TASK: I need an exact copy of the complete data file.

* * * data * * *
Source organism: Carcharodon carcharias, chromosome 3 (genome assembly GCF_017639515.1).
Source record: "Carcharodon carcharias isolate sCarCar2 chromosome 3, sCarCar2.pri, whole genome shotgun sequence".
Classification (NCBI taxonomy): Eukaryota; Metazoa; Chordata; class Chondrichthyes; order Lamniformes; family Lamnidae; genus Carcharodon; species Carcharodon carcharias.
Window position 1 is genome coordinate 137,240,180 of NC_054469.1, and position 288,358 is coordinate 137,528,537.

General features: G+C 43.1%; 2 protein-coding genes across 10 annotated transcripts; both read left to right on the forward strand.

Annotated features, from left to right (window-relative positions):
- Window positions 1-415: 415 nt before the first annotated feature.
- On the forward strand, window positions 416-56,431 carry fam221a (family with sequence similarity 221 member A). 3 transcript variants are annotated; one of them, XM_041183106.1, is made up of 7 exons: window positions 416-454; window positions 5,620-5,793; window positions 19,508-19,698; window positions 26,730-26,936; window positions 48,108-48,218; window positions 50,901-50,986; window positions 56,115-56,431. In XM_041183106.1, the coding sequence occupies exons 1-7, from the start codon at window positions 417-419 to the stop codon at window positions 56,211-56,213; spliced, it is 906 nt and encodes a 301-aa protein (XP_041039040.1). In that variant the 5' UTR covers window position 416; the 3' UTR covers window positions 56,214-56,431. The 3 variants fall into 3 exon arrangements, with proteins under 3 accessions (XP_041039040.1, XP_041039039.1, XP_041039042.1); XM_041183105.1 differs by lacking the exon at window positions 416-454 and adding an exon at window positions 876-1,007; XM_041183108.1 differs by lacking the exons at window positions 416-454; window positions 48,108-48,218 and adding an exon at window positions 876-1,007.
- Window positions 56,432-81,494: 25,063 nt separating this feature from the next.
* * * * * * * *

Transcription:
Source organism: Carcharodon carcharias, chromosome 3 (genome assembly GCF_017639515.1).
Source record: "Carcharodon carcharias isolate sCarCar2 chromosome 3, sCarCar2.pri, whole genome shotgun sequence".
Classification (NCBI taxonomy): Eukaryota; Metazoa; Chordata; class Chondrichthyes; order Lamniformes; family Lamnidae; genus Carcharodon; species Carcharodon carcharias.
Window position 1 is genome coordinate 137,240,180 of NC_054469.1, and position 288,358 is coordinate 137,528,537.

General features: G+C 43.1%; 2 protein-coding genes across 10 annotated transcripts; both read left to right on the forward strand.

Annotated features, from left to right (window-relative positions):
- Window positions 1-415: 415 nt before the first annotated feature.
- On the forward strand, window positions 416-56,431 carry fam221a (family with sequence similarity 221 member A). 3 transcript variants are annotated; one of them, XM_041183106.1, is made up of 7 exons: window positions 416-454; window positions 5,620-5,793; window positions 19,508-19,698; window positions 26,730-26,936; window positions 48,108-48,218; window positions 50,901-50,986; window positions 56,115-56,431. In XM_041183106.1, the coding sequence occupies exons 1-7, from the start codon at window positions 417-419 to the stop codon at window positions 56,211-56,213; spliced, it is 906 nt and encodes a 301-aa protein (XP_041039040.1). In that variant the 5' UTR covers window position 416; the 3' UTR covers window positions 56,214-56,431. The 3 variants fall into 3 exon arrangements, with proteins under 3 accessions (XP_041039040.1, XP_041039039.1, XP_041039042.1); XM_041183105.1 differs by lacking the exon at window positions 416-454 and adding an exon at window positions 876-1,007; XM_041183108.1 differs by lacking the exons at window positions 416-454; window positions 48,108-48,218 and adding an exon at window positions 876-1,007.
- Window positions 56,432-81,494: 25,063 nt separating this feature from the next.